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swell (v.)

Old English swellan "grow or make bigger" (past tense sweall, past participle swollen), from Proto-Germanic *swellanan (source also of Old Saxon swellan, Old Norse svella, Old Frisian swella, Middle Dutch swellen, Dutch zwellen, Old High German swellan, German schwellen), which is of unknown origin, perhaps a substratum word. Of emotions from late 14c., of music from 1749. Related: swelled; swollen; swelling.

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swell (n.)
c. 1200, "a morbid swelling," from swell (v.). In reference to a rise of the sea, it is attested from c. 1600; of music, by 1803. The meaning "wealthy, elegant person" is first recorded 1786, connected to the now-obsolete sense "pompousness, arrogance" (1724), both from the notion of "puffed-up" demeanor or behavior.
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swell (adj.)
"fashionably dressed or equipped," 1810, from swell (n.) in the "stylish person" sense. As "good, excellent," by 1897; as a stand-alone expression of satisfaction it is recorded from 1930 in American English.
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ground-swell (n.)
also groundswell, "broad, deep swell of the sea," 1783, from ground (n.) + swell (n.). Figurative sense (of sound, emotion, etc.) is attested from 1817.
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swelling (n.)
"tumor, morbid enlargement," Old English; verbal noun from swell (v.).
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swollen (adj.)

"swelled, marked by swelling in any sense," early 14c., past-participle adjective from strong conjugation of swell (v.); from Old English geswollen, past participle of swellan. More commonly used than swelled.

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tumescence (n.)
1725, from French tumescence, from Latin tumescentem (nominative tumescens) "swelling," present participle of tumescere "begin to swell, swell up," figuratively "grow excited, become enraged," inceptive of tumere "to swell" (from PIE root *teue- "to swell"), with inchoative suffix -escere.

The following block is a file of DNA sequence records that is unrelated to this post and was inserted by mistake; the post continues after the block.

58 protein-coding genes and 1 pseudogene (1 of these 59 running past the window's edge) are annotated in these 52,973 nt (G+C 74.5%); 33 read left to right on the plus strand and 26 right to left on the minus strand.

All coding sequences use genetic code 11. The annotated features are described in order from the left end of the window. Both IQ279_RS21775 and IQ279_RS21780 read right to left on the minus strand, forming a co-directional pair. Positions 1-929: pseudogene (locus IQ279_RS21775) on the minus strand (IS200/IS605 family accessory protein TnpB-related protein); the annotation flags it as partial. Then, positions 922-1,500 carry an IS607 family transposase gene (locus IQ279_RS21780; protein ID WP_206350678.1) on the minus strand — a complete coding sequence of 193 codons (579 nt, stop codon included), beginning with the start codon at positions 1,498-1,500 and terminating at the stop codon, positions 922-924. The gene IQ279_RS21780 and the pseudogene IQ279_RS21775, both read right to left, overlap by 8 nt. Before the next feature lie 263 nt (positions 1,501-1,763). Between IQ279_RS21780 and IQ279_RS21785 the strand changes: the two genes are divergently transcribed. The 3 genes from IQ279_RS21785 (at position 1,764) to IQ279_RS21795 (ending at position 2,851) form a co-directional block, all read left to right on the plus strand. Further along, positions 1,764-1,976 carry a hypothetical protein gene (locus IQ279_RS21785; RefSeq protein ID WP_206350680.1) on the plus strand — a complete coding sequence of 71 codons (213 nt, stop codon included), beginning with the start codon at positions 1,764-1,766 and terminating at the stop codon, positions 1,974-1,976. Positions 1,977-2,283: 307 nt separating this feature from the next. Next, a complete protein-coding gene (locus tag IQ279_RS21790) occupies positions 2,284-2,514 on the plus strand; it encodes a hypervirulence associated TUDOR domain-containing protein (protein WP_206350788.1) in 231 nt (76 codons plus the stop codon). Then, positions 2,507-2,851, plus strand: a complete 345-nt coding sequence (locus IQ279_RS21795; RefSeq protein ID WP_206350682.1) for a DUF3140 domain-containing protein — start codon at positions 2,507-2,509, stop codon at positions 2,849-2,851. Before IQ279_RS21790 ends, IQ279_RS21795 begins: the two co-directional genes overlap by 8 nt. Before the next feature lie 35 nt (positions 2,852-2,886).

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tumescent (adj.)
1806, from Latin tumescentem (nominative tumescens), present participle of tumescere "to begin to swell, swell up," figuratively "grow excited, become enraged," inceptive of tumere "to swell" (from PIE root *teue- "to swell"), with inchoative suffix -escere.
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intumescent (adj.)
"swelling up," 1796, from Latin intumescentem (nominative intumescens), present participle of intumescere "to swell up, rise, be elevated," of sounds, "grow louder," figuratively, "grow excited, become enraged," from in- "in" (from PIE root *en "in") + tumescere "begin to swell, swell up," figuratively "grow excited, become enraged," inceptive of tumere "to swell" (from PIE root *teue- "to swell"), with inchoative suffix -escere.
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tumor (n.)
early 15c., from Latin tumor "swelling, condition of being swollen, a tumor," from tumere "to swell" (from PIE root *teue- "to swell").
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